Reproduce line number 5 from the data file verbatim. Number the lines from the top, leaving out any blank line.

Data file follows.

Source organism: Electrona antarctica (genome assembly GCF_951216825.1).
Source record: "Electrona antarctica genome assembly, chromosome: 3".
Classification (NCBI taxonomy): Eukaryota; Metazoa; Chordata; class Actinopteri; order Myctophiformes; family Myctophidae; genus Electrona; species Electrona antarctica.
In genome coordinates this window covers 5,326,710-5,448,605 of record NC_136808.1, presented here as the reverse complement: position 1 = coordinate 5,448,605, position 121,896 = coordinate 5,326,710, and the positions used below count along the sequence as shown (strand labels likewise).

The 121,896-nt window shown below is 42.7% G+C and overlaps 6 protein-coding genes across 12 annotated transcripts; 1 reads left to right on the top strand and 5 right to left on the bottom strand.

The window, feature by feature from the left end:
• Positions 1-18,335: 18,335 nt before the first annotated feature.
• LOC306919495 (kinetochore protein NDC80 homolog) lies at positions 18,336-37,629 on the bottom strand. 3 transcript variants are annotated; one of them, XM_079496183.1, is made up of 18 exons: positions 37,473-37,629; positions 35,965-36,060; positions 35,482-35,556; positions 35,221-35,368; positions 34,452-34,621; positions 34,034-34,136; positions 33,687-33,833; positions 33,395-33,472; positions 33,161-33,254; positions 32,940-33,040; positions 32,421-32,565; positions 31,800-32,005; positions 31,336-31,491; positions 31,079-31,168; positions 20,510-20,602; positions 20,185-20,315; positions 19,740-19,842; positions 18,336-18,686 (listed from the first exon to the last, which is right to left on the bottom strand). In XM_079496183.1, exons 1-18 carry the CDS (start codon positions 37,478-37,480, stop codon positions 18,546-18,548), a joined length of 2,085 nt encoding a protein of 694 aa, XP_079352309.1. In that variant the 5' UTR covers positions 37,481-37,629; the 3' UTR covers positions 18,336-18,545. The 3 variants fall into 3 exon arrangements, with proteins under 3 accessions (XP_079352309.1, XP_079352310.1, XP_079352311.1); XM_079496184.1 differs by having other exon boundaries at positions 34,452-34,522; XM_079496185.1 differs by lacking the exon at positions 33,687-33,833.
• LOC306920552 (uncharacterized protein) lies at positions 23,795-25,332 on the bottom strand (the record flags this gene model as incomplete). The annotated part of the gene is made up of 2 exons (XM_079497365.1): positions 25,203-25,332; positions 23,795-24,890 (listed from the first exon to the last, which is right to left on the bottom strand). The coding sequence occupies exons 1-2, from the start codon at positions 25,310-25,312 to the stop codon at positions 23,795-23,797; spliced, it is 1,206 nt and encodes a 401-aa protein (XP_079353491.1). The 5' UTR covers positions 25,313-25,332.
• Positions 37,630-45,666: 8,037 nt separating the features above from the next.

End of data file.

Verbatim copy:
The 121,896-nt window shown below is 42.7% G+C and overlaps 6 protein-coding genes across 12 annotated transcripts; 1 reads left to right on the top strand and 5 right to left on the bottom strand.